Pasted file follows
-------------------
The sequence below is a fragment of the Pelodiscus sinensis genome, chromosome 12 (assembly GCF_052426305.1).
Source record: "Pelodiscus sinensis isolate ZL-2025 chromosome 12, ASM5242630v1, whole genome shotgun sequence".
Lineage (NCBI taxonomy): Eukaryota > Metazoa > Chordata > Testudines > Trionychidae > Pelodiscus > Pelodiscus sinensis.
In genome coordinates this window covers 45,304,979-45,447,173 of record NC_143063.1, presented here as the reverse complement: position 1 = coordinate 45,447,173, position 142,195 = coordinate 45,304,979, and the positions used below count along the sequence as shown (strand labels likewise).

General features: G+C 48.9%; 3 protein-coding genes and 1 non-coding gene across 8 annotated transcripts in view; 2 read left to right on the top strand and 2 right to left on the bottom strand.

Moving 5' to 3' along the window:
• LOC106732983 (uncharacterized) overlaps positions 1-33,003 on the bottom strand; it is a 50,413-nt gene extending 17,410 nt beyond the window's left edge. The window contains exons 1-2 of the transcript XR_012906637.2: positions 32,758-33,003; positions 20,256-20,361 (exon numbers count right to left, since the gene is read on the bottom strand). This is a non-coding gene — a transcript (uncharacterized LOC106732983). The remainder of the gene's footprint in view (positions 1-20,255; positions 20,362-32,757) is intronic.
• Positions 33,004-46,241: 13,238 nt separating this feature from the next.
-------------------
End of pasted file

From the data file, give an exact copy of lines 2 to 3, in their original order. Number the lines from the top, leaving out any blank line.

Source record: "Pelodiscus sinensis isolate ZL-2025 chromosome 12, ASM5242630v1, whole genome shotgun sequence".
Lineage (NCBI taxonomy): Eukaryota > Metazoa > Chordata > Testudines > Trionychidae > Pelodiscus > Pelodiscus sinensis.